Deploying a virtual machine using AWS CloudFormation

Recently I started using Amazon AWS and quickly realized that provisioning virtual machines, security policies and other network configurations is done one by one, which is tedious and needs to be automated. I had two options: either create a custom script to provision every single service or learn how to use CloudFormation.

CloudFormation is a provisioning tool for AWS resources that requires a YAML/JSON formatted file inside which cloud infrastructure is described. This definitely seems like the better option, but being completely new to AWS the learning curve is steep and it is difficult to understand the terminology, the various components and how to combine them. Even the graphical user interface, the “CloudFormation Designer” is not that easy to use for new users.

Screenshot of the CloudFormation visual designer software. It allows to drag and drop components or modify JSON/YAML format.
Screenshot of CloudFormation Designer

What did I do? First I learned how to provision all the components manually one by one, which took more time than I would like to admit, but was essential for me to understand the components and which ones depend on another. Eventually manually provisioning resources became easier and all the different services became familiar, that allowed me to transition my set up to CloudFormation. It was a long process. Hopefully this article will allow others to use CloudFormation much sooner.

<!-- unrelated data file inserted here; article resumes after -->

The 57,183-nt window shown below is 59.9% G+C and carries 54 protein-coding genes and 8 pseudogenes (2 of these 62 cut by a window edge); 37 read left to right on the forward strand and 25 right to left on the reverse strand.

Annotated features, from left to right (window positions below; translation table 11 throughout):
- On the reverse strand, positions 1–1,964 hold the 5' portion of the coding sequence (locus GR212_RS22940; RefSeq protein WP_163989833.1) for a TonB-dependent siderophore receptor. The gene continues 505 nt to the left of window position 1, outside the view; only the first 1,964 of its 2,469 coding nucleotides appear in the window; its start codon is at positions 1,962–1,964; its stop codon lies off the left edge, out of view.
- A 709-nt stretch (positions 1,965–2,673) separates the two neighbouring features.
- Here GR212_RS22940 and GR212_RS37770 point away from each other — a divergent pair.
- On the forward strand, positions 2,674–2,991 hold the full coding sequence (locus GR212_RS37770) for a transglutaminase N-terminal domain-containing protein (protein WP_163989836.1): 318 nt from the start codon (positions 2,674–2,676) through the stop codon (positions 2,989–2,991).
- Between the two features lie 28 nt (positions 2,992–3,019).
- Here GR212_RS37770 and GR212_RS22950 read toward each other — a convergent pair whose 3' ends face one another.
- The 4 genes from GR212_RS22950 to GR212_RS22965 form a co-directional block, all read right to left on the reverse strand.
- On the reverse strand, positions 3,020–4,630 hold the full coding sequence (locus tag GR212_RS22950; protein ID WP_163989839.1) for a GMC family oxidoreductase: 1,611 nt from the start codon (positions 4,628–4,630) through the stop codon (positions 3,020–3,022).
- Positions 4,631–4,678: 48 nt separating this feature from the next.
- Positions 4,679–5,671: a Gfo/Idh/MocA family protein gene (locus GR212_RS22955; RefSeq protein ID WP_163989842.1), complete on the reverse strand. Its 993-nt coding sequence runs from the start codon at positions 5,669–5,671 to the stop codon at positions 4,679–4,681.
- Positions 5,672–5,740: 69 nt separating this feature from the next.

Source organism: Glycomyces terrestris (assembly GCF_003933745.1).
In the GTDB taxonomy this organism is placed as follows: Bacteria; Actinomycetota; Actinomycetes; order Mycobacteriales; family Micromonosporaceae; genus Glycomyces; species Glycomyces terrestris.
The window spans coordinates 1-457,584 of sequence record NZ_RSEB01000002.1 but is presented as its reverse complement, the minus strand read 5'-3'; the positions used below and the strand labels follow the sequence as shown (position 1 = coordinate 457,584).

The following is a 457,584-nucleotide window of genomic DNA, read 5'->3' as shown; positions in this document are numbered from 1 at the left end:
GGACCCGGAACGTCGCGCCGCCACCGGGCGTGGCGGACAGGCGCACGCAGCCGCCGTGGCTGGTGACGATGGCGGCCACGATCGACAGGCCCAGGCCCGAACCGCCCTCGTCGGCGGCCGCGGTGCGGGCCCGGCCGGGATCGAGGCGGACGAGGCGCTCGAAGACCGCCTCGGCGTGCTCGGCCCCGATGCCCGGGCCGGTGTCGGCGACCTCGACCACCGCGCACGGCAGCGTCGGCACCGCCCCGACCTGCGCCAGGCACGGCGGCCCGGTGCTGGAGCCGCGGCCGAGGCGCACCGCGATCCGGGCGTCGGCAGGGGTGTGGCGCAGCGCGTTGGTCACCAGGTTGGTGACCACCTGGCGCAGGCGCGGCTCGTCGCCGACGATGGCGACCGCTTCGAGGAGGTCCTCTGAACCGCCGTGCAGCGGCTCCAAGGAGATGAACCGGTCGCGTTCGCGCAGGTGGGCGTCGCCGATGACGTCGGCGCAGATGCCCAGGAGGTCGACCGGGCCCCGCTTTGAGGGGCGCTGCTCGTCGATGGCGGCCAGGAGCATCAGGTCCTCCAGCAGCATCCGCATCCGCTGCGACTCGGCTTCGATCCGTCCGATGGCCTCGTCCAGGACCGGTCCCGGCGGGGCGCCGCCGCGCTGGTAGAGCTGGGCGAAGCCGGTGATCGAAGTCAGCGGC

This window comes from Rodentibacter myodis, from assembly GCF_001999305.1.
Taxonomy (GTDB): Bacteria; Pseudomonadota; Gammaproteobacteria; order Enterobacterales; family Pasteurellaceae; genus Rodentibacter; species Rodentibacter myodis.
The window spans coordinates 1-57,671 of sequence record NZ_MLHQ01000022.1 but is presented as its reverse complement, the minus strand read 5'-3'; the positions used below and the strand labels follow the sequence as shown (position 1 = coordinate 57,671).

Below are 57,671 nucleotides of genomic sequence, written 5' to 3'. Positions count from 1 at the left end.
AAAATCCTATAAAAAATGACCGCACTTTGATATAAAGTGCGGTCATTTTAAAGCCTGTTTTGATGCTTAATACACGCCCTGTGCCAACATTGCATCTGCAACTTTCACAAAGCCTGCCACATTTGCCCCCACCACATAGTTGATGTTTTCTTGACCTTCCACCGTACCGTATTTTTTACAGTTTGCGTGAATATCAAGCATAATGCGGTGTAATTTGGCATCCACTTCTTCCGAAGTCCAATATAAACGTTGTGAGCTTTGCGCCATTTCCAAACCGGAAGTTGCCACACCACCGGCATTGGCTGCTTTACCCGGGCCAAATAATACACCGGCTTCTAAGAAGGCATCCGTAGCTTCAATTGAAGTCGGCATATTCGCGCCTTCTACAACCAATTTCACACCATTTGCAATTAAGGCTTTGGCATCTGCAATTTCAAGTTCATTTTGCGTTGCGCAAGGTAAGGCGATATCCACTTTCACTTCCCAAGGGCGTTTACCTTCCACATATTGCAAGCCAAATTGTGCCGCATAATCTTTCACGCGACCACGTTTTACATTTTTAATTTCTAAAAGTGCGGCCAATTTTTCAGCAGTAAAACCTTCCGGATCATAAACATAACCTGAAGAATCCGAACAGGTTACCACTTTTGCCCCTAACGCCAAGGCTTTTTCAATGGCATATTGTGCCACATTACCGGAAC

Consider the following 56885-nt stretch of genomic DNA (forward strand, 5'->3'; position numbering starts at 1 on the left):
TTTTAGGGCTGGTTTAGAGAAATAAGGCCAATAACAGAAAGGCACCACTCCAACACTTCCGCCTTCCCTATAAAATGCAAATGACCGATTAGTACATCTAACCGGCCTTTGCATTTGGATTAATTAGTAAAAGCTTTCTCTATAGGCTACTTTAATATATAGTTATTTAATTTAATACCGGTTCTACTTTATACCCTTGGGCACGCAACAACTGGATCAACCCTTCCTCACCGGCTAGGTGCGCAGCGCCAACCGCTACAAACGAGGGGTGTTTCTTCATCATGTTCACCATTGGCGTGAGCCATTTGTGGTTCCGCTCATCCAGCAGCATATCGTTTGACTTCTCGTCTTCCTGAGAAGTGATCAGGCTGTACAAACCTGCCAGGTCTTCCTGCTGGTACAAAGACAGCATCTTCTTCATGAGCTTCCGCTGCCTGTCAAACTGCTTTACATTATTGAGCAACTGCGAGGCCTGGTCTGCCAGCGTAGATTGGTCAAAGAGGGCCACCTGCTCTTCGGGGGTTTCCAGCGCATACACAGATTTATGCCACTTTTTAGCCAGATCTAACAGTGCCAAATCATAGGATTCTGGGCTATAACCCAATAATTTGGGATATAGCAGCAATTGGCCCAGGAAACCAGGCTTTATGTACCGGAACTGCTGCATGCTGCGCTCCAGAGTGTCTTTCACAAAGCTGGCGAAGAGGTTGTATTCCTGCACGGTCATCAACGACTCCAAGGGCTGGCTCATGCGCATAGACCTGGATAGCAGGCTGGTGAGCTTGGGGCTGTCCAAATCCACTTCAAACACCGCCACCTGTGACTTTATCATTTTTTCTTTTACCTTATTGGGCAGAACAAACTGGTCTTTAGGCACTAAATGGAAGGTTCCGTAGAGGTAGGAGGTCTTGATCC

Git: How to replace the master branch

It happens to all of us, we accidentally commit something into a git repo that we didn’t mean to, even worse we also pushed it to the main repository on GitLab or GitHub.

TL;DR — too long; didn’t read

Replace the current “master” branch with another “backup” branch.

Local: git branch -f master backup

Remote: git push origin +backup:master

via: StackOverflow

How to quickly replace environment variables in a file

We know storing credentials or other sensitive values in a configuration file (e.g. Kubernetes yaml file) is bad, but how can we get values easily replaced without having to do a complicated string substitution or writing a custom Python script?

I often have personal environment variable files for projects that I use to store credentials and configurations in. Before working on a project I would the corresponding configuration file into the shell session. However, these files cannot be stored in git repositories or shared with coworkers or bots. Even worse, sometimes the repositories have files in them that need to be changed, which is dangerous, because it’s easy to accidentally commit these files.

Well as it turns out, there already is a good solution and it is called envsubst. We can use envsubst to substitute environment variable placeholders inside configuration files and we can even pipe it into other commands like Kubernetes’ kubectl.

envsubst < config.txt

Prefix CLI output

When interacting with the command line or writing automated scripts it’d be useful to prefix the output with the date or something equivalently useful. If you are a Linux or Terminal user you’ve probably come across the pipe symbol | , which for example allows you to apply grep filters, but it is not entirely clear how to prefix constant strings or dynamically evaluated commands like the date.